In 2014, Starbucks famously lifted its tattoo ban for its staff in a move that was welcomed with open (and perhaps intricately adorned) arms. The coffee chain is known for being a creative brand, with a predominately young workforce and modern-minded customers, and it’s perhaps no surprise that the business decided to move with the times.
However new research from Acas suggests that employers as a whole may be out of touch with the changing public perception of visible tattoos, piercings, and other body modifications.
The implications here can be fairly serious… If you have a policy, either formally or informally, that bans body art, then you could be missing out on a huge pool of talent. You could also be causing unrest and resentment amongst your existing workforce.
So could it be time to rethink your stance?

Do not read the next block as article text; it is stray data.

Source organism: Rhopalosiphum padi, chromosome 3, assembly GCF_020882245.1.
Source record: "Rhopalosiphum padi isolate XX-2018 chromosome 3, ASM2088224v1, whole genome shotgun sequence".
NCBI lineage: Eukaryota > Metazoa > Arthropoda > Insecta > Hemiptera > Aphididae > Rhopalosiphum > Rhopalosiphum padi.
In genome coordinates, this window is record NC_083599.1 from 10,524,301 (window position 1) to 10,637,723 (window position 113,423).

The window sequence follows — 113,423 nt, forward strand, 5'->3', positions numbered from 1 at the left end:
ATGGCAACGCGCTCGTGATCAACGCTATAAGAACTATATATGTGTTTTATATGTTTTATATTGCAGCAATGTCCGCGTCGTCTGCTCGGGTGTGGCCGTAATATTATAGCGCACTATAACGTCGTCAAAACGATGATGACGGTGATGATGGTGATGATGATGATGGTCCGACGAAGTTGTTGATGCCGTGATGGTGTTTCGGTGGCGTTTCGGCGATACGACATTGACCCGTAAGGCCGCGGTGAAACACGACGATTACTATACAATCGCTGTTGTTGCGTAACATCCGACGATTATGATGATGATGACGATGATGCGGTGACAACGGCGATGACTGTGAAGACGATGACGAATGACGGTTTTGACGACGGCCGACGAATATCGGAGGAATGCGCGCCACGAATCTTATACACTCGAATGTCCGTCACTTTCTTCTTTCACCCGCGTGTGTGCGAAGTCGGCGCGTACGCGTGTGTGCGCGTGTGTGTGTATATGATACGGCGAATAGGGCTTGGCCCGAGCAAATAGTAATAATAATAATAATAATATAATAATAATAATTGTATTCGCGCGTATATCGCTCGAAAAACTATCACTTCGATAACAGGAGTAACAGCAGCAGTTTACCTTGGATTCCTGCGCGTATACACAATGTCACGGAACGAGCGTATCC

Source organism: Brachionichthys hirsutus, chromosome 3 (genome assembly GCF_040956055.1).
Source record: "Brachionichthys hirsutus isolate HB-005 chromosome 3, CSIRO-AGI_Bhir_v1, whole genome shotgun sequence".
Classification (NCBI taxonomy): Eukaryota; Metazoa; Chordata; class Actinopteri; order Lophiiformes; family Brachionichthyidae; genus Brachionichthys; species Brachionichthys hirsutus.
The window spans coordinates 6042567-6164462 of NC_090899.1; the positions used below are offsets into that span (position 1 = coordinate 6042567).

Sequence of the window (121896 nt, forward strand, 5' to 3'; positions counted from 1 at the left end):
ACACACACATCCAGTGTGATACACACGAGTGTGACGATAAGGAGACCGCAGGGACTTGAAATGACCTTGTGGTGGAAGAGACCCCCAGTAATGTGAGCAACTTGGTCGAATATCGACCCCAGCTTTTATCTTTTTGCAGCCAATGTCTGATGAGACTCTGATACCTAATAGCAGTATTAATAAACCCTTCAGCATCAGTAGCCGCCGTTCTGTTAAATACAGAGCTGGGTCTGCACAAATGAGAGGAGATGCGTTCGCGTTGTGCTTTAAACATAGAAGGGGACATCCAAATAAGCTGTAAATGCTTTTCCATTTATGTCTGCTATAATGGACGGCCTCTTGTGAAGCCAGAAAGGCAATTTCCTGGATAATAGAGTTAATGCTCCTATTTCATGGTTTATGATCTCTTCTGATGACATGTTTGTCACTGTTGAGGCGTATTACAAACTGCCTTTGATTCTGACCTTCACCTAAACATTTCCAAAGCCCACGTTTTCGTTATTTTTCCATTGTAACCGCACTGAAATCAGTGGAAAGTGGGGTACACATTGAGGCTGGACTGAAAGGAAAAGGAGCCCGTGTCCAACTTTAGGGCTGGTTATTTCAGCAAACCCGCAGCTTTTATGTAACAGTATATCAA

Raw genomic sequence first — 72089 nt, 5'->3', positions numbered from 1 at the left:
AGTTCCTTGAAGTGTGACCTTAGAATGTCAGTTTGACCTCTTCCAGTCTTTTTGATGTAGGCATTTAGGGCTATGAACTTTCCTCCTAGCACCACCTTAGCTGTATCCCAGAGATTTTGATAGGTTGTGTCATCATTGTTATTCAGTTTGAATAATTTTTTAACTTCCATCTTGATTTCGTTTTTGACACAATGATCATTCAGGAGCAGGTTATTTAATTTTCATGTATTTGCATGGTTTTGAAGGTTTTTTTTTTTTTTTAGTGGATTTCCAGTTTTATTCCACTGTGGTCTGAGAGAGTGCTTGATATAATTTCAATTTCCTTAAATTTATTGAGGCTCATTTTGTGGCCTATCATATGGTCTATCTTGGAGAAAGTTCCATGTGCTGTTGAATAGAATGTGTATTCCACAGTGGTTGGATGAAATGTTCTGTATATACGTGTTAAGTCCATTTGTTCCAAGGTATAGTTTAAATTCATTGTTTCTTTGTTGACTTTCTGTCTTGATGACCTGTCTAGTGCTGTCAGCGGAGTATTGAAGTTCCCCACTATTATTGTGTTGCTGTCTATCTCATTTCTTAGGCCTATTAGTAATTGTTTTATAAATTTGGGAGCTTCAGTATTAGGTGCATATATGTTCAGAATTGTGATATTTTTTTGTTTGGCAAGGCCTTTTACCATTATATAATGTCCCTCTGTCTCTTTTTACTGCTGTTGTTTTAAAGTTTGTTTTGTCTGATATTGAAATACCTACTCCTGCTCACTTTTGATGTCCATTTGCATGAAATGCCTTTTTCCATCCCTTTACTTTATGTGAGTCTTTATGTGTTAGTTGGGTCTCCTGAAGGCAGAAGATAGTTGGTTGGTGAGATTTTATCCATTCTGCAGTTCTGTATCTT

As a starting point, let’s consider your legal position as an employer. Body art is not classed as a protected characteristic under the Equality Act, so there are no direct implications in the eyes of the law. Still though, there is a possibility that you could be challenged on the grounds of a breach of human rights.
How you decide to approach the issue of tattoos comes down to you, though it could be worth giving some thought to whether your position is serving a purpose, or exists solely as a result of outdated workplace culture and practice.
Ultimately, it’s essential that whatever you decide, your polices are clear and well communicated. It makes sense to consult with your staff before making any big changes to your approach, and ensuring there’s no ambiguity around what’s acceptable and what isn’t.
Do you employ staff with visible body modifications? What impact has this had on your business? And what advice would you share with other employers? Get in touch, as we’d love to hear your stories.
If you have any questions and you’d like to take the opportunity to chat with an HR expert, pick up the phone and give us a call today.